Well, now I'm going to look at the washing machine rating and that plus the fan-light combo better not be over 16 amps (breaker's rated at 20 amps) to take the shorter route...and have a full cup of expresso to read section 210.

Thanks John. The answers sound very logical!
Ed
 
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Old 01-25-03, 09:42 PM
texsparky
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EDTA,
I'll bet the fishing is more akin to ice fishing now(temperature wise anyway).I beleive I'd have to stay in next to the fireplace.
Anyhoo..Look at 2002 art.210.11(C)(2) It will not allow the laundry circuit to serve any other outlets.
 
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Old 01-25-03, 11:15 PM
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Hey,
Check out this site www.codecheck.com
 
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Old 01-26-03, 08:28 AM
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As you now see, you asked the wrong question. As tex says, the washing machine does not need to be on its own circuit, but then again, you cannot feed the bathroom light/fan from the same circuit. We give much more applicable advice with a question specific to the situation than a general question.
 
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Old 01-26-03, 12:02 PM
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Art. 210.11,(C), Dwelling Units----(2),Laundry Circuits--"One 20 amp circuit shall supply the laundry receptacle outlets(s).This circuit shall have no other outlets."-----(3),Bathroom branch-circuits----"at least one 20 amp branch-circuit shall supply the bathroom receptacle outlet(s).Such circuits shall have no other outlets" EXCEPTION-----"Where a 20 amp circuit supplies a SINGLE bathroom,outlets within the SAME BATHROOM shall be permitted to be supplied----"-----Refer to Art 210.52 for required receptacle outlets and required small-appliance branch-circuits in dwelling units.Refer to Art 210.8 (A) for required GFI protection for receptacle outlets in dwelling units.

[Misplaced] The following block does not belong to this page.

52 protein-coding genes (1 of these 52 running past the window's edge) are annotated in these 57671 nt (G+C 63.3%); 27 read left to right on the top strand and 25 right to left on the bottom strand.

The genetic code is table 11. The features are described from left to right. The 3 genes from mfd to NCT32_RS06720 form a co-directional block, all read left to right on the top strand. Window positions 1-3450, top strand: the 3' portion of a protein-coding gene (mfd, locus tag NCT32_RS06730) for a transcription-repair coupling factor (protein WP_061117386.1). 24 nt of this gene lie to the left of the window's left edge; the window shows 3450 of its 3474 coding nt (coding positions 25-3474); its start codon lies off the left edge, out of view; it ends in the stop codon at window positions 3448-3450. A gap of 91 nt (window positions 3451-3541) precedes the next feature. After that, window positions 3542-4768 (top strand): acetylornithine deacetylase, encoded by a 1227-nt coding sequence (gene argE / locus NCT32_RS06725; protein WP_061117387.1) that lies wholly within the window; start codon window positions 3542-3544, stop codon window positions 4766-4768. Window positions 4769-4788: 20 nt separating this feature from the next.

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Old 01-27-03, 07:56 AM
RickJ6956
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Is there any way to know how long ago the above code took effect? My 30 year old house has six receps (including one each for washer & gas dryer), and three fluorescent lights on the same 15-amp "laundry" circuit.
 
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Old 01-28-03, 04:37 AM
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If anyone has there old code books they can research it back to when it applied the first
time, I don't, Sorry.
The code book is revamped every three years, and each time it could include over a
thousand changes. After it is changed then the states that recognize it will adopt it as law.